Concept

Mi'kmaq

Summary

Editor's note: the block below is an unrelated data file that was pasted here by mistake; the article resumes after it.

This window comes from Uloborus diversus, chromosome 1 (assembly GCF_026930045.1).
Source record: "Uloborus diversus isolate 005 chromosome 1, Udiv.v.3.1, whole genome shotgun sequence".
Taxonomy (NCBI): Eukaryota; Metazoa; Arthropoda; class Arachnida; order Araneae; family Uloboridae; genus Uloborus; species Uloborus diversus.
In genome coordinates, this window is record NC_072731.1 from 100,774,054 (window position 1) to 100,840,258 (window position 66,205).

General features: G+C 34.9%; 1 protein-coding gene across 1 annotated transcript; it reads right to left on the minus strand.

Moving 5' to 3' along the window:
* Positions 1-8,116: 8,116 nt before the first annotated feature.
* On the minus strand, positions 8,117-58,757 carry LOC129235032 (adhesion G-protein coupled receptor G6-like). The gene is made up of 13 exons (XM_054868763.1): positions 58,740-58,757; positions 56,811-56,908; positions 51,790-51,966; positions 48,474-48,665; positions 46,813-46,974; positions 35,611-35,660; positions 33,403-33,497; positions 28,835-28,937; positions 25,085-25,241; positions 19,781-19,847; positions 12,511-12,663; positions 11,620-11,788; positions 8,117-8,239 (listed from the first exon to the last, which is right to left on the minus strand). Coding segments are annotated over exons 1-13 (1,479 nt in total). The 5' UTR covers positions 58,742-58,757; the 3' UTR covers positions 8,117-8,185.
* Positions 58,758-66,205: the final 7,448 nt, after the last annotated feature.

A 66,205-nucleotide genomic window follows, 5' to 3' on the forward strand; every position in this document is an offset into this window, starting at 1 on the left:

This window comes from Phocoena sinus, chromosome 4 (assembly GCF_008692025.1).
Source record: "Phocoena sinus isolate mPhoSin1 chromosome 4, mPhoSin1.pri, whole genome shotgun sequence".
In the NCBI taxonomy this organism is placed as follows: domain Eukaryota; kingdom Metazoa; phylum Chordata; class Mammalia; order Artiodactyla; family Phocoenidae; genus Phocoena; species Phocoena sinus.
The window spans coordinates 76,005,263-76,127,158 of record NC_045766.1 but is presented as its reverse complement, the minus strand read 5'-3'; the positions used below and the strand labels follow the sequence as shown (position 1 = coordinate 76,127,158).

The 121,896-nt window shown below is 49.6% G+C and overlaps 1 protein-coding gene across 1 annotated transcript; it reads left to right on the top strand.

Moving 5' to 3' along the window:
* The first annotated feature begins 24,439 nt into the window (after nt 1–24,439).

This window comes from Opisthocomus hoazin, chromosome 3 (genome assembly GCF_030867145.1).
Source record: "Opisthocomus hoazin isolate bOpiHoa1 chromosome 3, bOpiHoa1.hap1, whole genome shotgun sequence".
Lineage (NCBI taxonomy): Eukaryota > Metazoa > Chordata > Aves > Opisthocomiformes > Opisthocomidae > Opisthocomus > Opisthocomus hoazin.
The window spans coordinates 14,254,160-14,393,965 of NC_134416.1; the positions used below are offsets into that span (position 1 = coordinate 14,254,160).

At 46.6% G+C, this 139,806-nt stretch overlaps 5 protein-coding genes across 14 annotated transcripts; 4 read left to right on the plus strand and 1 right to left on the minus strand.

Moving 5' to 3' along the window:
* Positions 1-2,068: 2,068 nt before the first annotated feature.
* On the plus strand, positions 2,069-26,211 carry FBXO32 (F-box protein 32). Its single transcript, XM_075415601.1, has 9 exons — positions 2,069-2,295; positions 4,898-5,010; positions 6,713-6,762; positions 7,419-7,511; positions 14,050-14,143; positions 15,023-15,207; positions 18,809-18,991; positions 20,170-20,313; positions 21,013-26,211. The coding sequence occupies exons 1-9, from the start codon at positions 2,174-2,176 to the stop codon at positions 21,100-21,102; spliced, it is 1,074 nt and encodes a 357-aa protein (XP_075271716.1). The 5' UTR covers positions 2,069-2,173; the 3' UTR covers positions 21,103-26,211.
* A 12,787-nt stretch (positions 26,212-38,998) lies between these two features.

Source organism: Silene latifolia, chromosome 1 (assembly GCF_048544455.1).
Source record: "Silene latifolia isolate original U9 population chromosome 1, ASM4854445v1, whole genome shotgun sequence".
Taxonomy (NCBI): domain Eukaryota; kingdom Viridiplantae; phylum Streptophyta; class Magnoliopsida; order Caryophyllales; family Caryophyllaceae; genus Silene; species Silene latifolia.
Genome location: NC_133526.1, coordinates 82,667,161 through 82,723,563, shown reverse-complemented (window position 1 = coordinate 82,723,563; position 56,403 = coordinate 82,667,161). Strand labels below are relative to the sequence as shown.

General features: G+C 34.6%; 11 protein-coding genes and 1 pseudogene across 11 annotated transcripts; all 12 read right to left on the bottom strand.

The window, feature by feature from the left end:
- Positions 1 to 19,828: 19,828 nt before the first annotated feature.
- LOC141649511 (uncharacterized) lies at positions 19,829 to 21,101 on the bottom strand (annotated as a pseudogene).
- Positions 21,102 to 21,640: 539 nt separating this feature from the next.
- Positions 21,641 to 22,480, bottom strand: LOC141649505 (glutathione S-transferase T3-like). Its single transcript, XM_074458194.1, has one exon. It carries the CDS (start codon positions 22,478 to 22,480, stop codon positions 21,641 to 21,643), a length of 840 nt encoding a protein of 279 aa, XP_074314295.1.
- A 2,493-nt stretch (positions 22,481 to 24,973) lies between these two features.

The Mi'kmaq (also Mi'gmaq, Lnu, Miꞌkmaw or Miꞌgmaw; ˈmɪgmɑː ; miːɡmaɣ) are a First Nations people of the Northeastern Woodlands, indigenous to the areas of Canada's Atlantic Provinces, primarily Nova Scotia, New Brunswick, and Newfoundland, and the Gaspé Peninsula of Quebec as well as Native Americans in the northeastern region of Maine. The traditional national territory of the Mi'kmaq is named Miꞌkmaꞌki (or Miꞌgmaꞌgi). There are 66,748 Mi'kmaq people in the region as of 2023, (including 25,182 members in the more recently formed Qalipu First Nation in Newfoundland.) According to the Canadian 2021 census, 9,245 people claim to speak Miꞌkmaq, an Eastern Algonquian language. Once written in Miꞌkmaw hieroglyphic writing, it is now written using most letters of the Latin alphabet. The Mi'kmaq, Maliseet, and Pasamaquoddy nations signed a series of treaties known as the Covenant Chain of Peace and Friendship Treaties with the British Crown throughout the eighteenth century; the first was
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